—Margaret Van Every


El Ojo del Lago / September 2020

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Never Fall for a Hero

By Sue Schools


ever, Never, Never fall in love with a hero. Yes, of course, he may be strong, handsome, and virulent. Maybe he’s tall and well-spoken with degrees and/or medals. He might have polished manners or is tough like a stevedore, not one to be pushed around. He may be humble or smart-ass brash. But even if he rides a white charger or drives a white Ferrari, STEP AWAY. Did you ever read John D. MacDonald thrillers in the 1960s? His rough hero was Travis McGee, who was a crime solver and man of stringent principles. McGee always taught a moral lesson or two. But every time, every single time, he fell for a beautiful dame . . . WHAM!! She died. In current times, Lee Child writes about a very tall, very physical ex-military cop and wanderer, Jack Reacher. I just finished Without Fail. As usual, he employs the assistance of an equally strong female lead (spoiler alert), and BAM! she’s shot and bleeds out in his arms, leaving him to take up the trail for revenge. Reacher doesn’t even own a suitcase or a change of underwear, so how in Sam Blazes can anyone hope to domesticate a tumbleweed? Heroes are expected to put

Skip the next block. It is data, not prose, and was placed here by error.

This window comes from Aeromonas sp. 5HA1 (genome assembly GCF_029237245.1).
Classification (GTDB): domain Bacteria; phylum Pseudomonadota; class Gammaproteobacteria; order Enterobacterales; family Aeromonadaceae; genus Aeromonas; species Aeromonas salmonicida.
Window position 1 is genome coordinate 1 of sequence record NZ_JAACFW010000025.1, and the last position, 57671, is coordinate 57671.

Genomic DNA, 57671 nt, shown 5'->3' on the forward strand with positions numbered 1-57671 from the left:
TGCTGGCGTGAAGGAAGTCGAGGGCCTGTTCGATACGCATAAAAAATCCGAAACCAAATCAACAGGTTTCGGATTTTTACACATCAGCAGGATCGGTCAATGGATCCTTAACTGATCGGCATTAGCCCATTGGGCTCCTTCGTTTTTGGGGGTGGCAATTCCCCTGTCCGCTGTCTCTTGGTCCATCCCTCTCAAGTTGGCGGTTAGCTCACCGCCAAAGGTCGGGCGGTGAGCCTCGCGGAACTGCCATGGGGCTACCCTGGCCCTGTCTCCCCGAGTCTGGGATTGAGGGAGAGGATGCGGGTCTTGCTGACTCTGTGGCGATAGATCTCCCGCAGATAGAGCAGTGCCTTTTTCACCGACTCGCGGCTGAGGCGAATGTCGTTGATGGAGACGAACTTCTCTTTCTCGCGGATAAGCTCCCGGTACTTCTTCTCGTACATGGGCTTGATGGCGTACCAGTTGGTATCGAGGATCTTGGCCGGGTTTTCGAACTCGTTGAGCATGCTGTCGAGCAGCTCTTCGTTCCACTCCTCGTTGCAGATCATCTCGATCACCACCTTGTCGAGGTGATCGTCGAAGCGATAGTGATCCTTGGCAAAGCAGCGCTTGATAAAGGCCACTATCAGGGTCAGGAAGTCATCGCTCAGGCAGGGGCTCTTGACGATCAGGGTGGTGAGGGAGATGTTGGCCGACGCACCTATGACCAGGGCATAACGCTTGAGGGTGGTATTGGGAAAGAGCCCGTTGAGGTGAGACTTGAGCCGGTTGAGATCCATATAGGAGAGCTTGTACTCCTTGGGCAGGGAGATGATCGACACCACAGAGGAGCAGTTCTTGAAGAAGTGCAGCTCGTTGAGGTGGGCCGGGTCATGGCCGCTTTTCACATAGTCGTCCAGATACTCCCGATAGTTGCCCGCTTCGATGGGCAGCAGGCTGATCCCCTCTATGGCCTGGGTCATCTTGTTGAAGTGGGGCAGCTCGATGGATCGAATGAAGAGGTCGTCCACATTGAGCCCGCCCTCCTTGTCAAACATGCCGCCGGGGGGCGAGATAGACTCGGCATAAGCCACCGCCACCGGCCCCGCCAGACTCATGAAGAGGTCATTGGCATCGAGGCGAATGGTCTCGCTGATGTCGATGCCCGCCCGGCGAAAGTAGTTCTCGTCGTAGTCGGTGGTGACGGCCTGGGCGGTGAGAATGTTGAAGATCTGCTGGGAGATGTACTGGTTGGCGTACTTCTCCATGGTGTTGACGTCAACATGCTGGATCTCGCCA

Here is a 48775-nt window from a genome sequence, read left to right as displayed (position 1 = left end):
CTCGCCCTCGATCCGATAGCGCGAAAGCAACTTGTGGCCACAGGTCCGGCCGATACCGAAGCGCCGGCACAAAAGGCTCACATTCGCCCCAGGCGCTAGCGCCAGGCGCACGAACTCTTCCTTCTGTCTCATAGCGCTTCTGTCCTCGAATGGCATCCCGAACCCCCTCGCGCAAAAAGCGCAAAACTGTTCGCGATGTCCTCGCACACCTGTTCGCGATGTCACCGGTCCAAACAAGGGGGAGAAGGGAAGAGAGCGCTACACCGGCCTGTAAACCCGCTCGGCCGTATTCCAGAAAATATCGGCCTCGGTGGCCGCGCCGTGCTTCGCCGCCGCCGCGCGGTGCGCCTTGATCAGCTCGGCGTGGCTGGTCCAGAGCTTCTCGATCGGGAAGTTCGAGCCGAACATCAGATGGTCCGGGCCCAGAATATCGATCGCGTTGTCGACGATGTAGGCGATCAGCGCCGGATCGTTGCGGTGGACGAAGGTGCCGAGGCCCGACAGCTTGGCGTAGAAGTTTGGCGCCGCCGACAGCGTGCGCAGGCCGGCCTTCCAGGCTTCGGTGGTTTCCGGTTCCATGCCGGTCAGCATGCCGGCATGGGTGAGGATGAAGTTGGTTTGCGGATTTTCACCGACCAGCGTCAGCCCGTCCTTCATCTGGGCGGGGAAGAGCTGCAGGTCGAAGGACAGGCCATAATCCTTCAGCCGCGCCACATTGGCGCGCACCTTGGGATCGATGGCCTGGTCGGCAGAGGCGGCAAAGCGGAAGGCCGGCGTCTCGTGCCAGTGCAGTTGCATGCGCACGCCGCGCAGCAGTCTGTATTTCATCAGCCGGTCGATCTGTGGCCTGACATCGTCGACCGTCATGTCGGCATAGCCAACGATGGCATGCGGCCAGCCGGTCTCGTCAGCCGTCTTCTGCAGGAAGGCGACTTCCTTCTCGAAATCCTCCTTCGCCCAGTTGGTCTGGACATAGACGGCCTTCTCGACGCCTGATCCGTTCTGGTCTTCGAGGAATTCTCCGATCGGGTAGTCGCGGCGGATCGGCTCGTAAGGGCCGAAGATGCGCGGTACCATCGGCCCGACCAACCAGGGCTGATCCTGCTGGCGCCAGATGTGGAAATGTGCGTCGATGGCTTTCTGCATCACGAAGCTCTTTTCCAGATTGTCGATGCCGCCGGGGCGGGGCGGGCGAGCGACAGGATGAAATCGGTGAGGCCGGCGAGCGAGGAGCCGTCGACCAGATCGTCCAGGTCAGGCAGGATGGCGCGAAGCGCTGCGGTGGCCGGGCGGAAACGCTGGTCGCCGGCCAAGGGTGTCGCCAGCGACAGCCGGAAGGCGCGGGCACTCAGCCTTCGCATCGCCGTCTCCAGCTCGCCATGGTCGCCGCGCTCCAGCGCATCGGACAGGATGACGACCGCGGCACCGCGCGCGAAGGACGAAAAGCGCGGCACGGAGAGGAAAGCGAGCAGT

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out fires, fight villains, solve mysteries, and rescue damsels. In all likelihood, the hapless women are wooed and seduced but then become an unspoken burden. These guys are not destined to give up their quests to become farmers, teachers, or bus drivers, and relationships usually entail fidelity and commitment. At this point, it would be unseemly for our star to say, “Back off, woman.” Hence, her tragic and untimely demise. He is encouraged to have a dog or a human male for a sidekick, but once his heart pitter-pats over a woman, her destiny is written. Forgo, she must, and it helps if we can shed a tear for her. She has played a valiant role in exposing a more gentle side to her man. Possibly pillow talk has enlightened us to our man’s background and explained his strength in his convictions, given him a reason to step boldly when others would balk... to humanize him. But once he goes soft for a female, her fate is sealed. In Clive Cussler’s Valhalla Rising, Dirk Pitt laments, “When Summer was lost in the sea and Maeve died in my arms, it left an emptiness inside me.” So, he has already gone through two fatalities and expecting sympathy from his third flame. Jeez! One exception is Robert B. Parker’s Spencer and Susan Silverman. They even share a Labrador named Pearl. But Susan is a practicing psychologist and knows she can never own the private investigator. Spencer and Hawk operate outside the law to the tune of their own jungle justice. So she watches them walk out the door and silently rejoices when they are able to return, until the next call . . . Another possible exception is a woman who can ride a horse while singing. Dale Evans was popular in the ‘50s but then, Roy Rogers was kinda wimpy. (The real star was Trigger)